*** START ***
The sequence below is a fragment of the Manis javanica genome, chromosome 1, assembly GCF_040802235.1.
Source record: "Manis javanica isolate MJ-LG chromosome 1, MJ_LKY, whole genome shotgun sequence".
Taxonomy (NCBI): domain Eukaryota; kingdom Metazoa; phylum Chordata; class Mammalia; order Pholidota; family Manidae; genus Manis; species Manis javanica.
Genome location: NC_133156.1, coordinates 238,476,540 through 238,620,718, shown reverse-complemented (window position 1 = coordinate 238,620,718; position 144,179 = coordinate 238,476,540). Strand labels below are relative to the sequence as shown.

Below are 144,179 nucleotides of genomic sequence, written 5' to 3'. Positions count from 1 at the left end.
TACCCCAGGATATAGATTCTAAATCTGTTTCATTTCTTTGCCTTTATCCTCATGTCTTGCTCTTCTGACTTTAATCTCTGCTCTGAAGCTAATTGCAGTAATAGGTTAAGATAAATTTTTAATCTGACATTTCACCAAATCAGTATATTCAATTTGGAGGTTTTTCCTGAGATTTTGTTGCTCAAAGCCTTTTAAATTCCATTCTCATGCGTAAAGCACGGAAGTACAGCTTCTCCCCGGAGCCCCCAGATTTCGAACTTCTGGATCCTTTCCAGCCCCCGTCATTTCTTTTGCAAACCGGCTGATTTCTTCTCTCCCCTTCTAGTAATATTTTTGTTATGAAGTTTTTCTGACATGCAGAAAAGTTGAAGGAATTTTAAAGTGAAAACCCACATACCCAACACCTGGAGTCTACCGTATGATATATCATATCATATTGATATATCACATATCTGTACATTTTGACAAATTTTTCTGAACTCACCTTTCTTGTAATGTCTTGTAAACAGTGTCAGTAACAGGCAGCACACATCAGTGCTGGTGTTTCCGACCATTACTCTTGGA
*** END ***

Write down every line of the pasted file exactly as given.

The sequence below is a fragment of the Manis javanica genome, chromosome 1, assembly GCF_040802235.1.
Source record: "Manis javanica isolate MJ-LG chromosome 1, MJ_LKY, whole genome shotgun sequence".
Taxonomy (NCBI): domain Eukaryota; kingdom Metazoa; phylum Chordata; class Mammalia; order Pholidota; family Manidae; genus Manis; species Manis javanica.
Genome location: NC_133156.1, coordinates 238,476,540 through 238,620,718, shown reverse-complemented (window position 1 = coordinate 238,620,718; position 144,179 = coordinate 238,476,540). Strand labels below are relative to the sequence as shown.

Below are 144,179 nucleotides of genomic sequence, written 5' to 3'. Positions count from 1 at the left end.
TACCCCAGGATATAGATTCTAAATCTGTTTCATTTCTTTGCCTTTATCCTCATGTCTTGCTCTTCTGACTTTAATCTCTGCTCTGAAGCTAATTGCAGTAATAGGTTAAGATAAATTTTTAATCTGACATTTCACCAAATCAGTATATTCAATTTGGAGGTTTTTCCTGAGATTTTGTTGCTCAAAGCCTTTTAAATTCCATTCTCATGCGTAAAGCACGGAAGTACAGCTTCTCCCCGGAGCCCCCAGATTTCGAACTTCTGGATCCTTTCCAGCCCCCGTCATTTCTTTTGCAAACCGGCTGATTTCTTCTCTCCCCTTCTAGTAATATTTTTGTTATGAAGTTTTTCTGACATGCAGAAAAGTTGAAGGAATTTTAAAGTGAAAACCCACATACCCAACACCTGGAGTCTACCGTATGATATATCATATCATATTGATATATCACATATCTGTACATTTTGACAAATTTTTCTGAACTCACCTTTCTTGTAATGTCTTGTAAACAGTGTCAGTAACAGGCAGCACACATCAGTGCTGGTGTTTCCGACCATTACTCTTGGA